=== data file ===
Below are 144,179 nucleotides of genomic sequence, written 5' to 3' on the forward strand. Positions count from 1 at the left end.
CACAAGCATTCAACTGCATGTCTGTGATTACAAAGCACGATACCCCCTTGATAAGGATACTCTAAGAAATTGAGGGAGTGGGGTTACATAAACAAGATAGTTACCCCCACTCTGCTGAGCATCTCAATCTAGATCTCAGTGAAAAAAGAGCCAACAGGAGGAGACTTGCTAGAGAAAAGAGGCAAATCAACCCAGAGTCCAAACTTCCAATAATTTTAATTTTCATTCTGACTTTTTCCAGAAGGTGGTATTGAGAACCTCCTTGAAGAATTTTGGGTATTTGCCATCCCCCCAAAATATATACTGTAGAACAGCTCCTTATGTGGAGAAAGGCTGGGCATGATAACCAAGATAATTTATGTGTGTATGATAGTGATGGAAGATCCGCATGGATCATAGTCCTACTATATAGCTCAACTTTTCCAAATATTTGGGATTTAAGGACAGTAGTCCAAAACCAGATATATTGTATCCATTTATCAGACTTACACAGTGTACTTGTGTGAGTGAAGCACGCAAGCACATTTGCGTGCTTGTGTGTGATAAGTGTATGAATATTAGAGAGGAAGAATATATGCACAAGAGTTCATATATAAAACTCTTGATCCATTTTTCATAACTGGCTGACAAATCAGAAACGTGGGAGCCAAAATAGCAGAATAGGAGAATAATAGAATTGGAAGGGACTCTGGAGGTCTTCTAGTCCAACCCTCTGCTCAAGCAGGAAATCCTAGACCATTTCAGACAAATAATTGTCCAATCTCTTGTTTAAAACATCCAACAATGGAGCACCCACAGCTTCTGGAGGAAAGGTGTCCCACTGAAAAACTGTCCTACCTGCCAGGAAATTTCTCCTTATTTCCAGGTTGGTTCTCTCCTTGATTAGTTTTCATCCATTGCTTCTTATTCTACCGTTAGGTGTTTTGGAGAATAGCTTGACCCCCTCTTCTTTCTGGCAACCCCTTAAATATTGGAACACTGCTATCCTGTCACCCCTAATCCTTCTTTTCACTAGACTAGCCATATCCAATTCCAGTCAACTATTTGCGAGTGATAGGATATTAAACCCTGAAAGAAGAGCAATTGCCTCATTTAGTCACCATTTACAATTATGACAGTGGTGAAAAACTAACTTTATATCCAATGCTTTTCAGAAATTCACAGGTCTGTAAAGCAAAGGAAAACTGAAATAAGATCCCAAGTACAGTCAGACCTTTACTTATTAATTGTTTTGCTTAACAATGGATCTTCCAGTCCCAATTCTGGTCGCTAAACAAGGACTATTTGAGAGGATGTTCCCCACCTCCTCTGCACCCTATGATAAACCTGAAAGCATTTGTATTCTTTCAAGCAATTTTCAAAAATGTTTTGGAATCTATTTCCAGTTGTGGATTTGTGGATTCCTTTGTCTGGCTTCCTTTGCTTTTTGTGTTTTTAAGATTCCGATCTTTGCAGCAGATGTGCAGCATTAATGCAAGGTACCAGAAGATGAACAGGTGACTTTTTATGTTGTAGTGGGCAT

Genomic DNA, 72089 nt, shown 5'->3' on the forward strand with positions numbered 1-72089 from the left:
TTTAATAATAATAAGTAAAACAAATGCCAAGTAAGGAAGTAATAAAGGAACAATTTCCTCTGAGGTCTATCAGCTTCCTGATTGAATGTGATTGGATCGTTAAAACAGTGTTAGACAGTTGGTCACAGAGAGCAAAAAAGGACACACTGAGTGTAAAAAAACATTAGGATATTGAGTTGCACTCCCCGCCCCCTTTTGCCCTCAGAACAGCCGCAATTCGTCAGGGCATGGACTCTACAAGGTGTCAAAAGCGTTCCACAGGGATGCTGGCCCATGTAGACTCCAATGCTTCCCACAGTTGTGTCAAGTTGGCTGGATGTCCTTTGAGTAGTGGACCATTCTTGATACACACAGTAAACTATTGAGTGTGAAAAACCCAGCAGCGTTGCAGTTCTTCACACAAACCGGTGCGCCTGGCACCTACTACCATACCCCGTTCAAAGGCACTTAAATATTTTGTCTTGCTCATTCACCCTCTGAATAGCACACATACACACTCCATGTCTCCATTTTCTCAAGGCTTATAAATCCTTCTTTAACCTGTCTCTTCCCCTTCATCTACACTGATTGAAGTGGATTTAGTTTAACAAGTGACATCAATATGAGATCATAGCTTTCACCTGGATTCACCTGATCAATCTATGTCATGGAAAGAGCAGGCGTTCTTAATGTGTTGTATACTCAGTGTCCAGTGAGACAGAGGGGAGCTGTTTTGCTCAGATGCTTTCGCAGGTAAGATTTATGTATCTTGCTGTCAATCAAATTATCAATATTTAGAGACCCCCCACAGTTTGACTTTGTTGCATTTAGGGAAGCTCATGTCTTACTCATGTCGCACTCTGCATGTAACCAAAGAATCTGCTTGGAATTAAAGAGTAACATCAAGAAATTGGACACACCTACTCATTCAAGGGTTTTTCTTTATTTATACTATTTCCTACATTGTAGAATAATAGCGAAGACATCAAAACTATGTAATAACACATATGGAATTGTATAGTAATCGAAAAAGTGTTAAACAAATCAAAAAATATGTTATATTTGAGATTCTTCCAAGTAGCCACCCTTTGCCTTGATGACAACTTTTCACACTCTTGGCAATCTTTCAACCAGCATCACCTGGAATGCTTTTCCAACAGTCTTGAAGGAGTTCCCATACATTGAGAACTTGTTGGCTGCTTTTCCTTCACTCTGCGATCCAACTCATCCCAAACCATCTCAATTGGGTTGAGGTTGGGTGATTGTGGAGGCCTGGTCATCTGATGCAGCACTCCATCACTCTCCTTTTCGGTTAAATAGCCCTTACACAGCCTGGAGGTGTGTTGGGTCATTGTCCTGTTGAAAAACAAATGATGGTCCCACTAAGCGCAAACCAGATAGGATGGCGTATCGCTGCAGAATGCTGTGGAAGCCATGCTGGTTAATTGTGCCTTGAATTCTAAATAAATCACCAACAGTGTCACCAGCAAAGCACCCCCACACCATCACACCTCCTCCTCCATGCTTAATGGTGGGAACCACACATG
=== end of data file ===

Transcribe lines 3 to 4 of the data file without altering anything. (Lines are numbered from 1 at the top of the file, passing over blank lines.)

Genomic DNA, 72089 nt, shown 5'->3' on the forward strand with positions numbered 1-72089 from the left:
TTTAATAATAATAAGTAAAACAAATGCCAAGTAAGGAAGTAATAAAGGAACAATTTCCTCTGAGGTCTATCAGCTTCCTGATTGAATGTGATTGGATCGTTAAAACAGTGTTAGACAGTTGGTCACAGAGAGCAAAAAAGGACACACTGAGTGTAAAAAAACATTAGGATATTGAGTTGCACTCCCCGCCCCCTTTTGCCCTCAGAACAGCCGCAATTCGTCAGGGCATGGACTCTACAAGGTGTCAAAAGCGTTCCACAGGGATGCTGGCCCATGTAGACTCCAATGCTTCCCACAGTTGTGTCAAGTTGGCTGGATGTCCTTTGAGTAGTGGACCATTCTTGATACACACAGTAAACTATTGAGTGTGAAAAACCCAGCAGCGTTGCAGTTCTTCACACAAACCGGTGCGCCTGGCACCTACTACCATACCCCGTTCAAAGGCACTTAAATATTTTGTCTTGCTCATTCACCCTCTGAATAGCACACATACACACTCCATGTCTCCATTTTCTCAAGGCTTATAAATCCTTCTTTAACCTGTCTCTTCCCCTTCATCTACACTGATTGAAGTGGATTTAGTTTAACAAGTGACATCAATATGAGATCATAGCTTTCACCTGGATTCACCTGATCAATCTATGTCATGGAAAGAGCAGGCGTTCTTAATGTGTTGTATACTCAGTGTCCAGTGAGACAGAGGGGAGCTGTTTTGCTCAGATGCTTTCGCAGGTAAGATTTATGTATCTTGCTGTCAATCAAATTATCAATATTTAGAGACCCCCCACAGTTTGACTTTGTTGCATTTAGGGAAGCTCATGTCTTACTCATGTCGCACTCTGCATGTAACCAAAGAATCTGCTTGGAATTAAAGAGTAACATCAAGAAATTGGACACACCTACTCATTCAAGGGTTTTTCTTTATTTATACTATTTCCTACATTGTAGAATAATAGCGAAGACATCAAAACTATGTAATAACACATATGGAATTGTATAGTAATCGAAAAAGTGTTAAACAAATCAAAAAATATGTTATATTTGAGATTCTTCCAAGTAGCCACCCTTTGCCTTGATGACAACTTTTCACACTCTTGGCAATCTTTCAACCAGCATCACCTGGAATGCTTTTCCAACAGTCTTGAAGGAGTTCCCATACATTGAGAACTTGTTGGCTGCTTTTCCTTCACTCTGCGATCCAACTCATCCCAAACCATCTCAATTGGGTTGAGGTTGGGTGATTGTGGAGGCCTGGTCATCTGATGCAGCACTCCATCACTCTCCTTTTCGGTTAAATAGCCCTTACACAGCCTGGAGGTGTGTTGGGTCATTGTCCTGTTGAAAAACAAATGATGGTCCCACTAAGCGCAAACCAGATAGGATGGCGTATCGCTGCAGAATGCTGTGGAAGCCATGCTGGTTAATTGTGCCTTGAATTCTAAATAAATCACCAACAGTGTCACCAGCAAAGCACCCCCACACCATCACACCTCCTCCTCCATGCTTAATGGTGGGAACCACACATG